Figure 2 shows UHR FE-SEM imaging of VP6 nanotubes functionalized with Pd. Low magnification FE-SEM allowed us to have a general view to confirm the formation and location of high-contrast Pd nanoparticles. Samples were directly mounted on ultra-flat silicon wafers, without the addition of any contrast agent (neither heavy-metal negative staining, nor plasma coating). The contrast was generated only by the scattering of secondary electrons caused by the metallic Pd nanoparticles directly attached to the protein templates. High magnification FE-SEM imaging confirmed that the diameter and arrangement of protein templates supported the initial formation of VP6-Pd(II) nucleation sites during the first 1 h of reaction and the final formation of nanoparticles upon the addition of reductant (NaBH4) without perceivable disassembly of VP6 nanotubes. VP6 self-assembles into tubes with a diameter of 75 nm in the pH range of 5.5–7.0, and may support divalent cations up to 200 mM, keeping its macrostructural arrangement [37].
Cs-STEM imaging at low magnification provided a general view of the protein nanotubes conjugated with Pd (Figure 3). The size distribution of Pd ranged from 1–5 nm, with a media of 2.5 ± 1.02 nm in diameter (Figure S1). EDX spectroscopy confirmed the presence of palladium, with a prominent presence of characteristic X-ray peak of Pd centered at 2.838 keV (Figure 3C). The rest of the peaks corresponded to copper and aluminum (from the grid and holder, respectively), and light elements (C, N, O) from the protein template and carbon support. The results of nanoparticle sizes achieved in this work are in accordance with previous reports where it was demonstrated that PdCl3(H2O) ionic species promotes the formation of small Pd nanoparticles [4,5], which reinforce the observations from the molecular simulation experiments.
Comparing previous reports of rotavirus VP6, TMC-cys, M13, and synthetic peptides as bio-templates for the synthesis of Pd nanoparticles, the diameter of the particles, structure, crystallinity, and catalytic activity of the particles can be tuned depending of the Pd precursor, concentration, and reducing agent, and in some cases by the reaction temperature [9,14,16,19,38,39]. Our results of molecular docking also demonstrated that the high affinity residues on VP6 helped to constrain the size and distribution of Pd particles all over the bio-template external surface. In particular, it has been demonstrated that the presence of His residues is critical within model synthetic peptides, to bio-direct the formation of ~2 nm Pd nanoparticles, while their substitution by Ala produce particles with a higher diameter (~4 nm) [36].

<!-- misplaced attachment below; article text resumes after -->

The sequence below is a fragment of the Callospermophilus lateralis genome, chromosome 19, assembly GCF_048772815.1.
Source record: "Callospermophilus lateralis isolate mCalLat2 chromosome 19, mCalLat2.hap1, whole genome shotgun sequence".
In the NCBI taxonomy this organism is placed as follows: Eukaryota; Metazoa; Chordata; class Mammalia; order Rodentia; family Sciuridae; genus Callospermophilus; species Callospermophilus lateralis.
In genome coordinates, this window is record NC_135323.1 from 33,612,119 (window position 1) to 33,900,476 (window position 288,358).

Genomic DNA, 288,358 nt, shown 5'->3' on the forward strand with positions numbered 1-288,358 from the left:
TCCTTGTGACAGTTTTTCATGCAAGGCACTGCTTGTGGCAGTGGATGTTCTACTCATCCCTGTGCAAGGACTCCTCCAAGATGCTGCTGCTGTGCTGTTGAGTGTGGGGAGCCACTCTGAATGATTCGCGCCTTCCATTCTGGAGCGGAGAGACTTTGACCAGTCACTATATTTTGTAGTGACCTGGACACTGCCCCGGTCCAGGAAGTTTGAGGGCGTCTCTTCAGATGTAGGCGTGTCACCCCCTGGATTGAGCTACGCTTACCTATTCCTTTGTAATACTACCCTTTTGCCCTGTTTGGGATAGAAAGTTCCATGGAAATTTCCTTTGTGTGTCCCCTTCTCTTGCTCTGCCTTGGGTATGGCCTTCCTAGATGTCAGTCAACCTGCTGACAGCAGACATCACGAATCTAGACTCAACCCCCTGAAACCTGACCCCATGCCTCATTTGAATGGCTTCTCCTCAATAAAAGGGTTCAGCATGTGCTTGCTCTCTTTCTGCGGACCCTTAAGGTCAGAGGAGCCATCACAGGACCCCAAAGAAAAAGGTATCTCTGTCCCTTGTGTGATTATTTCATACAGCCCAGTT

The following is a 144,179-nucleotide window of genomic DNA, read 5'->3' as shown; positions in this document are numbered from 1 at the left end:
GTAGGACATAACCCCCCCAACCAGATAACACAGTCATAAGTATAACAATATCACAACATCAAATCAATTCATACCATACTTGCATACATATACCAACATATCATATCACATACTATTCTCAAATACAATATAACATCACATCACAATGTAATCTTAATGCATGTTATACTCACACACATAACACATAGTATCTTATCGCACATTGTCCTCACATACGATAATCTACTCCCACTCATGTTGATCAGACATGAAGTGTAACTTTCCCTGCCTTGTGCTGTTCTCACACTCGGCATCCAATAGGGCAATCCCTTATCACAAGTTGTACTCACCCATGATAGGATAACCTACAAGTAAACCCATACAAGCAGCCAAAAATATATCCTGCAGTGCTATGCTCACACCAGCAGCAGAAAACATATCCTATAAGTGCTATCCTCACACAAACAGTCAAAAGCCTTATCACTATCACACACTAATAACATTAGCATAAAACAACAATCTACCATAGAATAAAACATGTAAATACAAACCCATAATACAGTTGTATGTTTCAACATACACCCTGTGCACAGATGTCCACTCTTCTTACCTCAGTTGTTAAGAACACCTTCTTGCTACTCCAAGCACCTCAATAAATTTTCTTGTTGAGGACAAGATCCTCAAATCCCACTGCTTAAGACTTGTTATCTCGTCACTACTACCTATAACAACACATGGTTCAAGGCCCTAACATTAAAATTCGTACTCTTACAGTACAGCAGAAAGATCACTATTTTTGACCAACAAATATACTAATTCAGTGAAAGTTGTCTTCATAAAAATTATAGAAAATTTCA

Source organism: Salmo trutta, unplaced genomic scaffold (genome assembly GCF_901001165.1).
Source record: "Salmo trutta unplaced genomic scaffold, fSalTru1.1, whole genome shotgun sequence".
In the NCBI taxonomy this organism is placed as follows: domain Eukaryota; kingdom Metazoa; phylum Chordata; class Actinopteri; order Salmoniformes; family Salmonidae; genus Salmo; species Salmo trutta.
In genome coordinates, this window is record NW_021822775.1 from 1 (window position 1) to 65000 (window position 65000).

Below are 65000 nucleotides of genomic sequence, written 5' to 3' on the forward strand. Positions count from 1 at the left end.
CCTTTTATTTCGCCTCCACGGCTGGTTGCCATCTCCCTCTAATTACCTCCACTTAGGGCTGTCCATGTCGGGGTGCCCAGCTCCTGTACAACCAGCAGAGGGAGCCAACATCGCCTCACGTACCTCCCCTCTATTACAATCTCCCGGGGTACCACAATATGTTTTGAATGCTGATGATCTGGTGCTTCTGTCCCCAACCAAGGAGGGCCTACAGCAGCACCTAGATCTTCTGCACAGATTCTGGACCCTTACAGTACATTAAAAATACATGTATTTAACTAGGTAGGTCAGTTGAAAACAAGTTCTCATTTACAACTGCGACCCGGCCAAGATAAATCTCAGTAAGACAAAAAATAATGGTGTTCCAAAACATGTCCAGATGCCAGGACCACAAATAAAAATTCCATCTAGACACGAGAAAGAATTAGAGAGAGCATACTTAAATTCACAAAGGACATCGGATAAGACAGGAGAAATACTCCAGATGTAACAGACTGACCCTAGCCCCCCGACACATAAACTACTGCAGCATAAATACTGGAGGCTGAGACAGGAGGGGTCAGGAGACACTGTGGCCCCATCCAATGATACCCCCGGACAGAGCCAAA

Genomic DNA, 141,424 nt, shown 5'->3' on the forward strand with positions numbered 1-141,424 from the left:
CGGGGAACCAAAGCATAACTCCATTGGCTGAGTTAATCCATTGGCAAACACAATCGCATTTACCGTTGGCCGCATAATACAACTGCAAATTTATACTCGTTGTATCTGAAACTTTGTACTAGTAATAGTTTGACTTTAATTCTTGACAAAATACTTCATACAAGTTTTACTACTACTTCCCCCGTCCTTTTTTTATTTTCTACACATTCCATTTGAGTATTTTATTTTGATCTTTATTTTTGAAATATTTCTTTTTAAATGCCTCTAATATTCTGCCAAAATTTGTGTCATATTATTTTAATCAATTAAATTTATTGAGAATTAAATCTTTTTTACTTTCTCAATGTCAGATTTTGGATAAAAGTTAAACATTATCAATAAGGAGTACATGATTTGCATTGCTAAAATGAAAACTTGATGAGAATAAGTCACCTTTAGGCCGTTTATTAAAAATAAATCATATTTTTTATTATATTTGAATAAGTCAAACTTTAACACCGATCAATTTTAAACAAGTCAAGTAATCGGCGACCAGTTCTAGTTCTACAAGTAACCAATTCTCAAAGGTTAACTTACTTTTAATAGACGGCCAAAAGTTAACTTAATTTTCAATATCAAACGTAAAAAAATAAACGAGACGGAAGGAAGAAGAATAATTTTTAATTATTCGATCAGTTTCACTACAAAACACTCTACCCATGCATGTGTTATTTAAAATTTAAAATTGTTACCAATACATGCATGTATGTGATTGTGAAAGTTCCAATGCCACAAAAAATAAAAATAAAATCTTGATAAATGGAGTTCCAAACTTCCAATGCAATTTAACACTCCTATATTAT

In contrast, colloidal synthesis of Pd using 1-dodecanethiol as a surfactant produced particles with bimodal distribution: one population with ~5 nm and another corresponding to small clusters with 1–2 nm in diameter [40]. Absorbance spectroscopy of VP6-Pd (Figure S2) did not show any prominent absorption peaks, contrary to the very well-defined peaks in Ag and Au, correlating with observation of small diameters of particles and indication of complete reduction of Pd precursors.
High-resolution Cs-STEM imaging of VP6-derived Pd particles is shown in Figure 4. A HAADF detector provided high contrast for electrodense Pd aggregates in comparison with the bright field (BF) detector (Figure 4A,B). Most of the Pd was located in well-defined nanoparticulate aggregates, but, remarkably, HAADF-STEM revealed the presence of high contrast individual Pd atoms attached to the protein surface (Figure 4B and Figure S3) not previously observed on virus-derived hybrid nanomaterials characterized with conventional TEM. The advantage of HAADF detector is allowing a direct interpretation of incoherent Z-contrast (where Z is atomic number), in this case to easily distinguish Pd atoms from low contrast light atoms forming the proteins. Importantly, new generation STEM instruments accessorized with a spherical aberration corrector can reach sub-angstrom resolution (<0.70 Å) even at low accelerating voltages (60–80 keV) [23]. This spatial resolution was previously only possible at high voltages of 300 keV, but with the risk of irreversibly damaging or altering the sample integrity due to the high electron dose needed. Cs-STEM imaging of Pd nanoparticles clearly revealed the crystallinity of the small particles and the atomistic structure. The Pd particle shown in Figure 4C corresponded with an fcc (face centered cubic) structure with a well-defined hexagonal shape [40]. The FFT pattern indicated that it was oriented in (011) with respect to the electron beam structure. Atomic resolution HAADF-STEM imaging revealed, in detail, the interplanar distances of 2.57 and 2.49 Å (Figure 4D), whereas the intensity profile over the nanoparticle surface clearly showed the regular stepped arrangement of palladium columns with a regular spacing of 0.249 nm (Figure 4E).